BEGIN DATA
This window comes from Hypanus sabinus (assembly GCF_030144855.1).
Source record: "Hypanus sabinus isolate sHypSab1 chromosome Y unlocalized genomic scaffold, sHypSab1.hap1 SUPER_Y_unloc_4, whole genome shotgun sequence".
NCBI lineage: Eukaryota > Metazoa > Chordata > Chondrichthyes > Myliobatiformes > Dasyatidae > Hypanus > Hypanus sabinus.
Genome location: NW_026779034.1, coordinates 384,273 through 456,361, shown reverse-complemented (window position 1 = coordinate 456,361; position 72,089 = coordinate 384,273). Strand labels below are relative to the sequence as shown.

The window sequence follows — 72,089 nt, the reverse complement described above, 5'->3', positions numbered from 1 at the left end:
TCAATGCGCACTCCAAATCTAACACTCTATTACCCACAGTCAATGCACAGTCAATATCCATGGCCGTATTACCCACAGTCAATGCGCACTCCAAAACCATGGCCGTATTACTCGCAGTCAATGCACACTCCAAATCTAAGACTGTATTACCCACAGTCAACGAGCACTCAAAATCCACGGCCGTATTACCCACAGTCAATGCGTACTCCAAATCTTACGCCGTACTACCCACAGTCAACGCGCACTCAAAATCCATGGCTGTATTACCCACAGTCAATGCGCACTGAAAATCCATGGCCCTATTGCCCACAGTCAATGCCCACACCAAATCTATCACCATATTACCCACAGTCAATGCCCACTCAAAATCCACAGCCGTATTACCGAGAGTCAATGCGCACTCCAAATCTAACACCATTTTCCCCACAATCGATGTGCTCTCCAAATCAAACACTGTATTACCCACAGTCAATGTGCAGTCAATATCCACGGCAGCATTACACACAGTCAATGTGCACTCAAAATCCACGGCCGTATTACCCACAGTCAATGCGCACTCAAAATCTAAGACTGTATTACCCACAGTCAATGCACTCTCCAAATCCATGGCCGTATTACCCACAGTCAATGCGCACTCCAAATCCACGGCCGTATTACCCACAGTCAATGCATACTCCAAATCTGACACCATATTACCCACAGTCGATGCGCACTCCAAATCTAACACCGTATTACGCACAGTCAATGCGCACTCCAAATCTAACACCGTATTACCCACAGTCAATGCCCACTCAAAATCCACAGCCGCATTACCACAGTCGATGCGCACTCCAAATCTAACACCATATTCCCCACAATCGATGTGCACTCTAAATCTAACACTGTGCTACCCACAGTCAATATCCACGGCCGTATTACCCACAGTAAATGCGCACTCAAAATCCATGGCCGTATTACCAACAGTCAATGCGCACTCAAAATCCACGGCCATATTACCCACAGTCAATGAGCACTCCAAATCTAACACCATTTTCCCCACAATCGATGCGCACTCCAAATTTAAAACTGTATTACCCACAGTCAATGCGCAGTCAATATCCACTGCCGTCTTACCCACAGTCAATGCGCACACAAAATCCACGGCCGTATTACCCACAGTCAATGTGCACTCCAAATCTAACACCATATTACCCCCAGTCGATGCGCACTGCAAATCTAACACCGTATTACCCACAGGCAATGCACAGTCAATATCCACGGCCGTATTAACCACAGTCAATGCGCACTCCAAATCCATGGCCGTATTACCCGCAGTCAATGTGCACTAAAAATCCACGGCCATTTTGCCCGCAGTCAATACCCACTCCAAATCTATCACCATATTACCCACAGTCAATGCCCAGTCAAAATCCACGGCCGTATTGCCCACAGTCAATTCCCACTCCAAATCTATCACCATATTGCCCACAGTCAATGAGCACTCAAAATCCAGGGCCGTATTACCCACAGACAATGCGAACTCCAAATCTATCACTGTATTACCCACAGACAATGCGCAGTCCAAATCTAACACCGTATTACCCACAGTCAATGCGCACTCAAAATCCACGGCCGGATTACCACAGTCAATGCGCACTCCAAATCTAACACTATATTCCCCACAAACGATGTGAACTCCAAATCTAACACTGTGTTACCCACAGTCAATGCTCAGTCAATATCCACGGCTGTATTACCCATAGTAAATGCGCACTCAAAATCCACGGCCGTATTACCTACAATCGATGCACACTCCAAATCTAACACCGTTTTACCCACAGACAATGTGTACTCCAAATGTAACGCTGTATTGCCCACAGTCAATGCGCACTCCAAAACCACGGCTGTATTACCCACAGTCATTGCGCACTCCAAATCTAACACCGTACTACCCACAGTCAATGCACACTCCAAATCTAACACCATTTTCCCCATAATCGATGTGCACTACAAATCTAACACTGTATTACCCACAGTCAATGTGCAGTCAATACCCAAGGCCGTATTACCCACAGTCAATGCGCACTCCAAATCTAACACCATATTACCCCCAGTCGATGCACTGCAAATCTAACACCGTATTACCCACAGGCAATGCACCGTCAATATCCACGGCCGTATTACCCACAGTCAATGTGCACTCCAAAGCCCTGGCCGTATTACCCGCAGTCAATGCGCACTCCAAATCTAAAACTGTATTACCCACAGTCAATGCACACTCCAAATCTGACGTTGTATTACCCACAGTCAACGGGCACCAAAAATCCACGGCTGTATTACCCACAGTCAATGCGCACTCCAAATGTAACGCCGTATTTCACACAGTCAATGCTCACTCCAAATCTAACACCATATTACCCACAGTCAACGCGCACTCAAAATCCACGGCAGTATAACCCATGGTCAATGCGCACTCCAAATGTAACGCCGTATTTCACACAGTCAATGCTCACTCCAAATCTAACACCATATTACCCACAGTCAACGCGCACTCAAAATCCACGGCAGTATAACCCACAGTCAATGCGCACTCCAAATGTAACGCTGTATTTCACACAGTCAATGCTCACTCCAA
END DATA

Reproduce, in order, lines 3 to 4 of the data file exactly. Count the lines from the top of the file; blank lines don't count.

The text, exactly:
NCBI lineage: Eukaryota > Metazoa > Chordata > Chondrichthyes > Myliobatiformes > Dasyatidae > Hypanus > Hypanus sabinus.
Genome location: NW_026779034.1, coordinates 384,273 through 456,361, shown reverse-complemented (window position 1 = coordinate 456,361; position 72,089 = coordinate 384,273). Strand labels below are relative to the sequence as shown.